"Having long laid waste our own sanity, and having long forgotten what it feels like to be free, most of us too have no idea what it’s like to live in the real world. Seeing four salmon spawn causes me to burst into tears. I have never seen a river full of fish. I have never seen a sky darkened for days by a single flock of birds (I have, however, seen skies perpetually darkened by smog). As with freedom, so too the extraordinary beauty and fecundity of the world itself: It’s hard to love something you’ve never known. It’s hard to convince yourself to fight for something you may not believe has ever existed." Derrick Jensen

"Even now, we hardly love the Earth or see with eyes or listen any longer with our ears, and we scarcely feel our hearts beat before they break in protest." Stanley Diamond

"The only measure by which we will be judged by the people who come after is the health of the land base, because that is what is going to support them. They are not going to give a shit whether or not we were pacifists; they are not going to give a shit if we supported Israel or we didn't support Israel; whether we voted green or democrat or republican or not at all. What they are going to care about is whether they can drink the water, whether they can breathe the air, whether the land can support them. One of the important questions is to ask what does the land need from you." Derrick Jensen

"How is it conceivable that all our lauded technological progress--our very civilization--is like the axe in the hand of the pathological criminal?" Albert Einstein

"Imagine,” Tyler said, “stalking elk past department store windows and stinking racks of beautiful rotting dresses and tuxedos on hangers; you’ll wear leather clothes that will last you the rest of your life, and you’ll climb the wrist-thick kudzu vines that wrap the Sears Tower. Jack and the beanstalk, you’ll climb up through the dripping forest canopy and the air will be so clean you’ll see tiny figures pounding corn and laying strips of venison to dry in the empty car pool lane of an abandoned superhighway stretching eight-lanes-wide and August-hot for a thousand miles."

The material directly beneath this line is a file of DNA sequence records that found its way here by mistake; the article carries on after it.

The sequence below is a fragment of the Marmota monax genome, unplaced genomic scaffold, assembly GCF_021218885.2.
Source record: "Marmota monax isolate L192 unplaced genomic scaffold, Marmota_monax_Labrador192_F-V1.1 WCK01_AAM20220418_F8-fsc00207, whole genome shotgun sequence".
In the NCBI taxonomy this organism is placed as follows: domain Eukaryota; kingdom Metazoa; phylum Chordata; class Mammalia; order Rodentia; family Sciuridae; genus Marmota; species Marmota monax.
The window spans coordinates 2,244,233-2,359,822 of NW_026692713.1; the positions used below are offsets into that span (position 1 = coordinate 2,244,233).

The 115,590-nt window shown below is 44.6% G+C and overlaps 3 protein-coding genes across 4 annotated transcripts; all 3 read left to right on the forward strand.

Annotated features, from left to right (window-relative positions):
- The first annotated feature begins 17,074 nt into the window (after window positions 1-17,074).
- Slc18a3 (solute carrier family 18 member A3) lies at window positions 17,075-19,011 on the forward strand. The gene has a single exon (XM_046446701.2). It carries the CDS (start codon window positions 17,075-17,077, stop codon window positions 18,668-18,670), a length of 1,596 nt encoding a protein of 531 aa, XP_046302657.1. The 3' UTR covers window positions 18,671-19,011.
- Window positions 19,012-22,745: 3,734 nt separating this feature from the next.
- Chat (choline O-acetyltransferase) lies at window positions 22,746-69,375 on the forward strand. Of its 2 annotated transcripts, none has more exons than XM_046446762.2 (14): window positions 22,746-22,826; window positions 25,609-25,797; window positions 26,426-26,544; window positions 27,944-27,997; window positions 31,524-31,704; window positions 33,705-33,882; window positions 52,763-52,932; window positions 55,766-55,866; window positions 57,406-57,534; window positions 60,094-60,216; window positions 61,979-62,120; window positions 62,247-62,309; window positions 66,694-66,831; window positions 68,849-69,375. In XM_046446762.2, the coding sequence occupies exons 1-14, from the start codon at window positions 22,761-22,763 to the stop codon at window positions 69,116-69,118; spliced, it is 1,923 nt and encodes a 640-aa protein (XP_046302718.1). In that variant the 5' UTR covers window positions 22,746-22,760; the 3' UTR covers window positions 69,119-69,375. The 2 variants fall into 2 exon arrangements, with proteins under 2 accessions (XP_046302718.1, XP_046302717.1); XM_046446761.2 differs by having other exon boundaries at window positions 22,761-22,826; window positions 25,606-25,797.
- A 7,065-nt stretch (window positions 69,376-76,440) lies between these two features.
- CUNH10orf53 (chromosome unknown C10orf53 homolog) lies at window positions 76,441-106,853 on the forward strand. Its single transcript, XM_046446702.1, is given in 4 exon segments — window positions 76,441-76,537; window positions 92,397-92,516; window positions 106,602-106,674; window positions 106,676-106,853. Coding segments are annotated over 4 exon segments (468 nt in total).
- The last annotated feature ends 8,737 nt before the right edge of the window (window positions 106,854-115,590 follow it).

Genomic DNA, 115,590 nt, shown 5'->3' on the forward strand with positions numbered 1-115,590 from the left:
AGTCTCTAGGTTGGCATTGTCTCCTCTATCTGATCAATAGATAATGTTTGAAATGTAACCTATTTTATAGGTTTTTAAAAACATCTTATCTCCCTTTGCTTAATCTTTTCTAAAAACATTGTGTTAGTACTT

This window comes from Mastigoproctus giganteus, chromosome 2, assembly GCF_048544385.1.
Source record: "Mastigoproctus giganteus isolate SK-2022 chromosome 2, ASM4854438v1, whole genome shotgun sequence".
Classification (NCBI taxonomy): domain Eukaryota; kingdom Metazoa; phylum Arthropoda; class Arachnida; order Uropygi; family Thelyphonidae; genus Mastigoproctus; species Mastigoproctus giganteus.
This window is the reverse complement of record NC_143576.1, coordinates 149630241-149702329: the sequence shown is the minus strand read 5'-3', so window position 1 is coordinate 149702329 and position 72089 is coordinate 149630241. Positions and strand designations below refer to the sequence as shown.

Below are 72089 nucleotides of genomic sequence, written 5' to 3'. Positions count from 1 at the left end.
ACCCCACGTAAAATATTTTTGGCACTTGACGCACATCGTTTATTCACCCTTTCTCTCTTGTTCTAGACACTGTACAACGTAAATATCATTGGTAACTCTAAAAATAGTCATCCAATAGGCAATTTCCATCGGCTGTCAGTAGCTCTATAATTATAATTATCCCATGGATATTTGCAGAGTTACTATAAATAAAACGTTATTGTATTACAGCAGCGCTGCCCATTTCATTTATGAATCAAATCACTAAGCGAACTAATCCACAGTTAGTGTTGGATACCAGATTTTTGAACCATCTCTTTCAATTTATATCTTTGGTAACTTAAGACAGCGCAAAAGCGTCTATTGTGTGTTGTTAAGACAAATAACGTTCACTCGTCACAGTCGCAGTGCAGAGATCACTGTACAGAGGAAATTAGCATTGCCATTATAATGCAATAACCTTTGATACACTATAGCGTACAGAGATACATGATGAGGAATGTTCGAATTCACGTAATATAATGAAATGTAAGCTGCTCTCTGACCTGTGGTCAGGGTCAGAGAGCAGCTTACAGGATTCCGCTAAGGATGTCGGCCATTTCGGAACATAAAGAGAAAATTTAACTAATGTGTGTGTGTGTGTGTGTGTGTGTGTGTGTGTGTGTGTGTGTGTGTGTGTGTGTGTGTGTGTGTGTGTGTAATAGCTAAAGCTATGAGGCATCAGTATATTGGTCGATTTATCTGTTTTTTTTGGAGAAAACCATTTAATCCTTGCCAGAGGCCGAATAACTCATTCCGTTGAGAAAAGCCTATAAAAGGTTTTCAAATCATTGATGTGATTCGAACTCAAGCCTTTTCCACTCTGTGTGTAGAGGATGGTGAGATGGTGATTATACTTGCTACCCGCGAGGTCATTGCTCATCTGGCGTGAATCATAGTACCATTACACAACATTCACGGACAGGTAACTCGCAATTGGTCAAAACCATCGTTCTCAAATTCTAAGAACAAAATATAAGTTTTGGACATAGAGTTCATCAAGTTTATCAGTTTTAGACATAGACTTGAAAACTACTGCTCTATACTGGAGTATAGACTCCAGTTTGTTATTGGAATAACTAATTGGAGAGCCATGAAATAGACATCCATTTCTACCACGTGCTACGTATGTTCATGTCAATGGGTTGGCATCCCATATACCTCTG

-The book Fight Club


"The love of learning, the sequestered nooks,
And all the sweet serenity of books."
Henry Wadsworth Longfellow

"Books let us into their souls and lay open to us the secrets of our own." William Hazlitt

Tuesday, November 25, 2008

Snow, shovelling, and poetry...

It snowed yesterday and today, which means Emi and I got to shovel for the first time this Winter. Just lovely. It's only a couple of inches, just enough to cover the ground, and it's awful and slushy. Now it's raining.

In other news, I wrote another poem. It was in response to a poetry marathon thing, so the first line of my poem is from the poem above mine. I also posted it on my poetry blog.

Oh, and how about this new layout? After seeing Emi's blog, mine just seemed so boring... So I made it less boring! I love the colors, and I just feel like it has a very nice, cozy, wintery feel to it. :-)

I'll leave you with a couple of photo's of what it's like outside. Hope you have prettier weather!


Monday, November 24, 2008

Pasta and Emi's new blog

For weeks I've been bugging Emi (she decided she wanted her nickname to be spelled with an 'i' for some unknown reason) to get her own blog, and she finally did tonight! After hours spent perfecting the layout, setting the settings, writing, and finding pictures to post, it is finally up and running! As well as giving both Emi and my Mom a permanent place on my sidebar, I will include the address here, just because Emi insisted I must. So here, please make her happy by visiting her space at

Oh, and here is a photo of the delicious pasta dinner I made, which was mentioned in my previous post. I think that tonight is the first time that I've ever eaten pasta without cheese!


Slight changes...

Not much is going on really. I added links to my other blogs in the sidebar of this blog, and it took me far more effort than it should have. Being the silly that I am, I didn't realize I could add links by simply adding a 'Links List' gadget, so instead had Emy spend half an hour trying to figure out the XML using her limited knowledge of HTML that she hasn't used in years. I think she was ready to smack me when I discovered the links gadget. I also changed the template for my trash blog, to one I found on a blog template site recommended to me by Sheila , which is really cool. I'm also still really looking forward to using my new camera (see below post)!